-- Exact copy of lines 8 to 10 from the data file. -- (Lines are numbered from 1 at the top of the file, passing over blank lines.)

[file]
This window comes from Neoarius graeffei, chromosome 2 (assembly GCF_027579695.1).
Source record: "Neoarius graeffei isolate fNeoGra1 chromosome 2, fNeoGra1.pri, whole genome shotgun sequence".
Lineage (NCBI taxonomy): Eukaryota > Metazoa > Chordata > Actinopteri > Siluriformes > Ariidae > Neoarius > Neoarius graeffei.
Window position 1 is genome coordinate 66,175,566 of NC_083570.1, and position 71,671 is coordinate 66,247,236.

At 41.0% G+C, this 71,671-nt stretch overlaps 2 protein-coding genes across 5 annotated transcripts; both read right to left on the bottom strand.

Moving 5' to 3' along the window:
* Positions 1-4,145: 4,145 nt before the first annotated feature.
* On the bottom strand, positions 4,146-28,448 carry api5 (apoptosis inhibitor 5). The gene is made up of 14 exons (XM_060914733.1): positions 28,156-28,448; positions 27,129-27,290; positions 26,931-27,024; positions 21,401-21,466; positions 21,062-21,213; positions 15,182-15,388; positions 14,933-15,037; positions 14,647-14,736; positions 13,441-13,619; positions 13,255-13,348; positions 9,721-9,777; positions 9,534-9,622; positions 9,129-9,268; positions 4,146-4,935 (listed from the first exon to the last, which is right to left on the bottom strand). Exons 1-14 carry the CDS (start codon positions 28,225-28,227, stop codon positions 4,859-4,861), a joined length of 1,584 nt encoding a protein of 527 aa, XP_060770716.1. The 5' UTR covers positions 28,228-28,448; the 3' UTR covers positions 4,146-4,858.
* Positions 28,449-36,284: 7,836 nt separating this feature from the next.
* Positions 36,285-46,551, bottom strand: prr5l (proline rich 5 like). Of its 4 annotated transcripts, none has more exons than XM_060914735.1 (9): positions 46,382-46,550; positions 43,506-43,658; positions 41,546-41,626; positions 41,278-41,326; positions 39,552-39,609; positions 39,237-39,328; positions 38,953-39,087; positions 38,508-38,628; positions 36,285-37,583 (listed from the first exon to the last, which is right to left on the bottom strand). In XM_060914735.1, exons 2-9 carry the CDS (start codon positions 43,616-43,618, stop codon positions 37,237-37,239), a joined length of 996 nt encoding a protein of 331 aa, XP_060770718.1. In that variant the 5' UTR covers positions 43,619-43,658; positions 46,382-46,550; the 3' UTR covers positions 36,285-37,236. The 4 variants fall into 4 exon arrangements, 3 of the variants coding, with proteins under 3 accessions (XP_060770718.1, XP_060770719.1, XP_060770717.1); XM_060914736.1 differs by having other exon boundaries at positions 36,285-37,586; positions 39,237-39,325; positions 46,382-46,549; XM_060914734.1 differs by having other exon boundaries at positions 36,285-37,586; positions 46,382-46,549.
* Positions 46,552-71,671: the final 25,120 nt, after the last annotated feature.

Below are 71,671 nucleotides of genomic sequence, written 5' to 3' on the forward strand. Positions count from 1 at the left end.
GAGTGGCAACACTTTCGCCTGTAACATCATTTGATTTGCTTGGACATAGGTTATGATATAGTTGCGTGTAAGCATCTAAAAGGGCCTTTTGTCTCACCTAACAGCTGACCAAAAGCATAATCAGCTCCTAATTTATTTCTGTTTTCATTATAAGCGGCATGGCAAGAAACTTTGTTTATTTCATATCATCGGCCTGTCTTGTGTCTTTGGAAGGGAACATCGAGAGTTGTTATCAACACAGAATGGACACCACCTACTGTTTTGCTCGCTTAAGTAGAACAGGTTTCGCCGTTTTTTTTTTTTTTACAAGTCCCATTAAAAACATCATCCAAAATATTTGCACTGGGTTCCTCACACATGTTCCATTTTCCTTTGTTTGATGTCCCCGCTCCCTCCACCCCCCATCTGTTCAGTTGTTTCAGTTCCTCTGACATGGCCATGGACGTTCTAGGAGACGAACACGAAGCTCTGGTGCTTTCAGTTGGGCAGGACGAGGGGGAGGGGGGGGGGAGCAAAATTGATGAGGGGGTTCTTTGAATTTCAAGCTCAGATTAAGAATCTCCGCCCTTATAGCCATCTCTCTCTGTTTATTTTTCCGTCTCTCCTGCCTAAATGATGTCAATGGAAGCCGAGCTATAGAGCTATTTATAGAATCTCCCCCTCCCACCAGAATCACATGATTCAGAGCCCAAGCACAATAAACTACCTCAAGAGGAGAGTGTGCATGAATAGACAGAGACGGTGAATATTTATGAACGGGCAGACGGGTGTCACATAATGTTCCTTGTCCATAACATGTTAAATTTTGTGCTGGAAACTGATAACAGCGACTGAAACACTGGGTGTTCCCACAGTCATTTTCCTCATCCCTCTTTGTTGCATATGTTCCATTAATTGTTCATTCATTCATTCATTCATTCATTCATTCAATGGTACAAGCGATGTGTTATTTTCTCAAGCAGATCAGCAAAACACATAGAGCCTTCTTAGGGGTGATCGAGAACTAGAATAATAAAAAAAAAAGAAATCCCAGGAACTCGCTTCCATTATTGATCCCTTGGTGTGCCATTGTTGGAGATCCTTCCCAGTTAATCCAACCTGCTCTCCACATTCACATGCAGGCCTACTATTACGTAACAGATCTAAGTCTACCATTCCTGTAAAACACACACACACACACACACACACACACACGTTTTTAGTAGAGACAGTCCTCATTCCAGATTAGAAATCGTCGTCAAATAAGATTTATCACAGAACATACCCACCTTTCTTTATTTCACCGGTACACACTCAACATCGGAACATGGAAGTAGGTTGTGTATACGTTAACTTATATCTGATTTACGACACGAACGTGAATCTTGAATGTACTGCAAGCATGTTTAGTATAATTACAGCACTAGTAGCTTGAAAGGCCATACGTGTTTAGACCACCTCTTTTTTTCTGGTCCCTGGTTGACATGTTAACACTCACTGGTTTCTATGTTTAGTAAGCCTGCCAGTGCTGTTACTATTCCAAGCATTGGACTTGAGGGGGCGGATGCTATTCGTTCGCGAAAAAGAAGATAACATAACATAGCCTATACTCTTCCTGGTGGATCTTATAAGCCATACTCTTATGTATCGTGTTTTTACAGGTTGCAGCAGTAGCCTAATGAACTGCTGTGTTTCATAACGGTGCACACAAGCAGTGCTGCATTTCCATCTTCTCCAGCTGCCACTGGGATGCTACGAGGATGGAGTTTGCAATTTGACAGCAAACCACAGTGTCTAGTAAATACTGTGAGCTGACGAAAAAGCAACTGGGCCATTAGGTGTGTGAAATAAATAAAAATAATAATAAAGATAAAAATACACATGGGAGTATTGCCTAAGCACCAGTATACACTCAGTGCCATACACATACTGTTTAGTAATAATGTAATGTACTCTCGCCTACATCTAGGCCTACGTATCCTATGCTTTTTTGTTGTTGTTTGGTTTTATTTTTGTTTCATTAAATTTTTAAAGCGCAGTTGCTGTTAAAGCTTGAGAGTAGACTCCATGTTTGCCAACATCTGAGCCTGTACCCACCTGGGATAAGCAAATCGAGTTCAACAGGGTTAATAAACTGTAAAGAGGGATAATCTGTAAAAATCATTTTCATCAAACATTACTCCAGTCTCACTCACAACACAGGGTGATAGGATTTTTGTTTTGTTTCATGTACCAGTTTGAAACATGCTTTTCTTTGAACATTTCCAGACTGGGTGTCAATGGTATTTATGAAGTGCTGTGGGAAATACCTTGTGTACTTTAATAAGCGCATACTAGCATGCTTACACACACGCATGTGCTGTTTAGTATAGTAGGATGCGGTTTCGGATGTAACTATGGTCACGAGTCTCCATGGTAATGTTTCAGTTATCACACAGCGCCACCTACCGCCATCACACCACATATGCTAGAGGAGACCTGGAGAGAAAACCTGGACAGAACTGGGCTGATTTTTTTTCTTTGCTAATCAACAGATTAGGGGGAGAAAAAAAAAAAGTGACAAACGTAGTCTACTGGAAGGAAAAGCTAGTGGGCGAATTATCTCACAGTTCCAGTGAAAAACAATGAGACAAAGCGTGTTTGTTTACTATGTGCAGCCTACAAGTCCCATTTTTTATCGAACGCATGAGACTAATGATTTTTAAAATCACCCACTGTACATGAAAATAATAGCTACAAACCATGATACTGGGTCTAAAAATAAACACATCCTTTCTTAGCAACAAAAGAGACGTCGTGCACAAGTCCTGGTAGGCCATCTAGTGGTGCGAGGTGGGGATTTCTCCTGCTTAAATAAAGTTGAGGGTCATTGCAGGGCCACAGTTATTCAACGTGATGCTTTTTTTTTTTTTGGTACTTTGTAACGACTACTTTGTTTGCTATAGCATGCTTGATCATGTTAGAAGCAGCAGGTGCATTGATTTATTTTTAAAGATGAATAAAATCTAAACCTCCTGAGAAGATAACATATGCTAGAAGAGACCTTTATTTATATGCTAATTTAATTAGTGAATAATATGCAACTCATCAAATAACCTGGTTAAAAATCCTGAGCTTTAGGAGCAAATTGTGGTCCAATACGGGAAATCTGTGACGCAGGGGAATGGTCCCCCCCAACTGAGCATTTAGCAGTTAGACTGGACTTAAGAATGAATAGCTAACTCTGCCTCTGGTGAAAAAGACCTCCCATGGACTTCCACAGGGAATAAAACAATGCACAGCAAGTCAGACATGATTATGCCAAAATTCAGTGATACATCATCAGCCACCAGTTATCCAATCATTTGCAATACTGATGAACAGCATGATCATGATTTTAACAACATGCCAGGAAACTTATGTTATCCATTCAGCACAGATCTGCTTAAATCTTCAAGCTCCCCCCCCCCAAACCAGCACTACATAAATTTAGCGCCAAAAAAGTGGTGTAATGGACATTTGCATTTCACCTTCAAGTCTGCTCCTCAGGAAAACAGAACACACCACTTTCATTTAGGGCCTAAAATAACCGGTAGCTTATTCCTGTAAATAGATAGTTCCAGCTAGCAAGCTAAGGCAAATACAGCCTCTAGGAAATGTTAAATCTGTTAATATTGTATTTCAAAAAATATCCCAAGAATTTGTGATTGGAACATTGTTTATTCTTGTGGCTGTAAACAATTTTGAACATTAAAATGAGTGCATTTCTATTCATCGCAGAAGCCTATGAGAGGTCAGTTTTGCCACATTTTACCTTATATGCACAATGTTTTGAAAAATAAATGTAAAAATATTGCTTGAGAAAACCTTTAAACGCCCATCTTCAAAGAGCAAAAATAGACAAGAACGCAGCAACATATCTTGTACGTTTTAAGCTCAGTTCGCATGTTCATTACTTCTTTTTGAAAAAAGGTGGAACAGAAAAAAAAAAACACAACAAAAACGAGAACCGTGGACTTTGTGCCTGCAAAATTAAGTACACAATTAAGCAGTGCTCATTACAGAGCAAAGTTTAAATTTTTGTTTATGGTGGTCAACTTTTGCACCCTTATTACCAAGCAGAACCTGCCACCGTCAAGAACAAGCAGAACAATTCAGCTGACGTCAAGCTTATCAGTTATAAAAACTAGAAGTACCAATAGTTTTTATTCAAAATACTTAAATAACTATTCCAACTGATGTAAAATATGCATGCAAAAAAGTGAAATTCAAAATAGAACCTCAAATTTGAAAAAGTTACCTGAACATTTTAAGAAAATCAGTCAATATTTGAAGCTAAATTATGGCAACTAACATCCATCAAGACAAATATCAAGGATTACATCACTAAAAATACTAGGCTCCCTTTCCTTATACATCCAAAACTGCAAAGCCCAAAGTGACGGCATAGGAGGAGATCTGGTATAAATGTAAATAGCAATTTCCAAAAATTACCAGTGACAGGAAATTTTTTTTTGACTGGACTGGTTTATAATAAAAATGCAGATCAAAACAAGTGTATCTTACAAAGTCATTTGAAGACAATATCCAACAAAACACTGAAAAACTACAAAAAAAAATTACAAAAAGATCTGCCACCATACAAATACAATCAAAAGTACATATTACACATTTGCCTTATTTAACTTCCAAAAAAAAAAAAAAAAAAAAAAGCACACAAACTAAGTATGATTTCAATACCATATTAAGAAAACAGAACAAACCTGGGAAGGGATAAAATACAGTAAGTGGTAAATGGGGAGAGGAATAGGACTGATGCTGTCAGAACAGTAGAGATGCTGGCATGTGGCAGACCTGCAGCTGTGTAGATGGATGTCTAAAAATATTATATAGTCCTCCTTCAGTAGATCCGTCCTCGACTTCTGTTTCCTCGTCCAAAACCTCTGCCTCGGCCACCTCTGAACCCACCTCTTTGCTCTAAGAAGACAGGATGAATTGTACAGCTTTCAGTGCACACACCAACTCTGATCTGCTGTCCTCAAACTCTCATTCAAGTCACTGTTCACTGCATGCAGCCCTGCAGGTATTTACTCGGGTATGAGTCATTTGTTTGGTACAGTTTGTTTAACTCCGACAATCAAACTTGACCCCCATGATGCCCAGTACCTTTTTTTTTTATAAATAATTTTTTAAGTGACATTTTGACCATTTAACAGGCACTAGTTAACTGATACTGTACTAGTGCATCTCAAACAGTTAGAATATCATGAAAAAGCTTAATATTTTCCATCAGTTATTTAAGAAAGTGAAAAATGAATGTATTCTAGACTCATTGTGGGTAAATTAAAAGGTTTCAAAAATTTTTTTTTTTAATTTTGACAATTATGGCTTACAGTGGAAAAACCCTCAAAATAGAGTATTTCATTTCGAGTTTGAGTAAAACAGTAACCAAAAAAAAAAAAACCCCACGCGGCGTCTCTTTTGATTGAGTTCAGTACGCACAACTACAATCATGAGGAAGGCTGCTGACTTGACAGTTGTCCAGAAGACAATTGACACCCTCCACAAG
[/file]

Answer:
* On the bottom strand, positions 4,146-28,448 carry api5 (apoptosis inhibitor 5). The gene is made up of 14 exons (XM_060914733.1): positions 28,156-28,448; positions 27,129-27,290; positions 26,931-27,024; positions 21,401-21,466; positions 21,062-21,213; positions 15,182-15,388; positions 14,933-15,037; positions 14,647-14,736; positions 13,441-13,619; positions 13,255-13,348; positions 9,721-9,777; positions 9,534-9,622; positions 9,129-9,268; positions 4,146-4,935 (listed from the first exon to the last, which is right to left on the bottom strand). Exons 1-14 carry the CDS (start codon positions 28,225-28,227, stop codon positions 4,859-4,861), a joined length of 1,584 nt encoding a protein of 527 aa, XP_060770716.1. The 5' UTR covers positions 28,228-28,448; the 3' UTR covers positions 4,146-4,858.
* Positions 28,449-36,284: 7,836 nt separating this feature from the next.
* Positions 36,285-46,551, bottom strand: prr5l (proline rich 5 like). Of its 4 annotated transcripts, none has more exons than XM_060914735.1 (9): positions 46,382-46,550; positions 43,506-43,658; positions 41,546-41,626; positions 41,278-41,326; positions 39,552-39,609; positions 39,237-39,328; positions 38,953-39,087; positions 38,508-38,628; positions 36,285-37,583 (listed from the first exon to the last, which is right to left on the bottom strand). In XM_060914735.1, exons 2-9 carry the CDS (start codon positions 43,616-43,618, stop codon positions 37,237-37,239), a joined length of 996 nt encoding a protein of 331 aa, XP_060770718.1. In that variant the 5' UTR covers positions 43,619-43,658; positions 46,382-46,550; the 3' UTR covers positions 36,285-37,236. The 4 variants fall into 4 exon arrangements, 3 of the variants coding, with proteins under 3 accessions (XP_060770718.1, XP_060770719.1, XP_060770717.1); XM_060914736.1 differs by having other exon boundaries at positions 36,285-37,586; positions 39,237-39,325; positions 46,382-46,549; XM_060914734.1 differs by having other exon boundaries at positions 36,285-37,586; positions 46,382-46,549.